The Synagogue


This is a place where the Jews meet to worship God. It is also a place of assembly, a community centre and place of study, and a house of prayer. But having said that, they are not strictly places of worship as most people do that at home.

It seems that the first Jews began to build these places when they were exiled to Babylon in the 6th century BCE. Jews went to Jerusalem three times a year for festivals. When the temple was finally destroyed by the Romans in the first century CE it was never rebuilt.


Inside the Synagogue


The Ark is the focal point of the place and is in the eastern wall facing towards Jerusalem. The scrolls of the Torah are stored in the Ark and are hidden from view by curtains. Each of the scrolls have been copied in Hebrew by hand and are mounted on two rollers with silver heads and bells which represent Gods power. The scroll is wrapped in velvet with a plate representing the High Preist in biblical times. When a scroll becomes too worn it is not destroyed but buried like a human.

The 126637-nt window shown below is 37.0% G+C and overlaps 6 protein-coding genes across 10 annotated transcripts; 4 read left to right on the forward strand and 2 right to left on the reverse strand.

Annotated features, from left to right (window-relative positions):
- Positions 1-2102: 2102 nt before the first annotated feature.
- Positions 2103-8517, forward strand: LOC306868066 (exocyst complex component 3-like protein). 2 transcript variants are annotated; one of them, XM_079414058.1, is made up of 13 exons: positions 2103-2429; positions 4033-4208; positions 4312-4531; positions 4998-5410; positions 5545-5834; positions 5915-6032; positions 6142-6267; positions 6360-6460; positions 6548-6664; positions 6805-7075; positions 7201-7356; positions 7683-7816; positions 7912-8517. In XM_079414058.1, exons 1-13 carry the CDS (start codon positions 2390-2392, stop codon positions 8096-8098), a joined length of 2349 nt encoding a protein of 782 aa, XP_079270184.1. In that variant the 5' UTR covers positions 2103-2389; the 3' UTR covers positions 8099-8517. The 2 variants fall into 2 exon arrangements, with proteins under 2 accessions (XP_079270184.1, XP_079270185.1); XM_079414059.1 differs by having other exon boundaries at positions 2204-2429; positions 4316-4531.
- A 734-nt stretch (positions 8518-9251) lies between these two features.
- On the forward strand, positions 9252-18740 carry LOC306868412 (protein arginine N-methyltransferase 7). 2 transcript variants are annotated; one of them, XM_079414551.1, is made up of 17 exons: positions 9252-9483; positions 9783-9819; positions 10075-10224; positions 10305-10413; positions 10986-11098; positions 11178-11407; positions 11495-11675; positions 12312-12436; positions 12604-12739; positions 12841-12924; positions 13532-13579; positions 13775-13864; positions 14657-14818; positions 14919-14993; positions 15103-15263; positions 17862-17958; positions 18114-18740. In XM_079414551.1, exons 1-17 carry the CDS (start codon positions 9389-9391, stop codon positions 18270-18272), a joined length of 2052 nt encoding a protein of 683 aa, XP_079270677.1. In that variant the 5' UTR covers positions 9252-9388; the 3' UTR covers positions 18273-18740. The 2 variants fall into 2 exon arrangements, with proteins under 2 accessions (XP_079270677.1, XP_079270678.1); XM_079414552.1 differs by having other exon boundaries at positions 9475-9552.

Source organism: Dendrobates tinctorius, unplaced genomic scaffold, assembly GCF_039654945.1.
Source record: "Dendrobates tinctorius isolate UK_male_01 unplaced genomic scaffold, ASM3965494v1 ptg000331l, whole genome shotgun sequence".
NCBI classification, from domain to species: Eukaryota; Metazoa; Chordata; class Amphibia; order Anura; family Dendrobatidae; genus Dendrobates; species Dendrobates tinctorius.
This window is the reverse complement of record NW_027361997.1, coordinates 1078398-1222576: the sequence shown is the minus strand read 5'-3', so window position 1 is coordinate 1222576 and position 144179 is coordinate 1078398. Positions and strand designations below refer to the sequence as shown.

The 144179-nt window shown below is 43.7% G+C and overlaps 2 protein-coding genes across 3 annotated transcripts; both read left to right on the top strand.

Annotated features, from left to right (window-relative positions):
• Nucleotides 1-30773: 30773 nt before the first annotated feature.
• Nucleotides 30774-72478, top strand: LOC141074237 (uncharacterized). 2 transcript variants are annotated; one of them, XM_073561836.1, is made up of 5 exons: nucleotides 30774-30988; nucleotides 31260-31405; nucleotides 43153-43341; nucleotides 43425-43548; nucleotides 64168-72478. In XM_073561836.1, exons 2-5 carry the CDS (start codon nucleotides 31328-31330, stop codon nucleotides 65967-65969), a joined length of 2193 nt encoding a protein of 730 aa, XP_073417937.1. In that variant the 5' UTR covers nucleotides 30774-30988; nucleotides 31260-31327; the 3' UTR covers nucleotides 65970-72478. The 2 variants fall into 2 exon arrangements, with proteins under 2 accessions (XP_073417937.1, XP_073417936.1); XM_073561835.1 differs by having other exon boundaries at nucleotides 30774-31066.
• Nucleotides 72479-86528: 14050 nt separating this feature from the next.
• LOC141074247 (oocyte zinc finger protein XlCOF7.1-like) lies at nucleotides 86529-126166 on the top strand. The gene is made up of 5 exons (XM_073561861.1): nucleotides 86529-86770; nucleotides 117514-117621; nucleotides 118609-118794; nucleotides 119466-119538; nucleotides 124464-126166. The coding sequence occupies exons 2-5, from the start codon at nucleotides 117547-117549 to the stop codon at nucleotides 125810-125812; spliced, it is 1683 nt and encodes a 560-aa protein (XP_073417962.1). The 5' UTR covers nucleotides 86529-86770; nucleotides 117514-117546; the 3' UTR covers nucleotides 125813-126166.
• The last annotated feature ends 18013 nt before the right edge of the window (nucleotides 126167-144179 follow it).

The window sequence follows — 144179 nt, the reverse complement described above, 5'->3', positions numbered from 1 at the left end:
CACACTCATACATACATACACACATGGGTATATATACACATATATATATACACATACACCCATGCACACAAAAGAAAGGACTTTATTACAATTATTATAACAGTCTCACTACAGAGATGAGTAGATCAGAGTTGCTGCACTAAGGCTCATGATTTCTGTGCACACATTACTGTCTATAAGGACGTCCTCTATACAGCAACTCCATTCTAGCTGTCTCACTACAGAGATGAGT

There is a raised platform call the Bimah from where the scroll is read during the service. This is in the middle of the synagogue  but in Reform and more liberal ones, it is on the same level as the Ark.

Above the Ark is the ner tamid the lamp of perpetual light. This light burns all the time to represent the continuity of the Jewish people and that God is always present.


Somewhere in the synagogue you are also likely to see two tablets of stone which contain the first two Hebrew words for each of the ten sayings.


                                                                        The Shema


This is not so much a prayer but a statement of the belief in God. It is found in the Torah.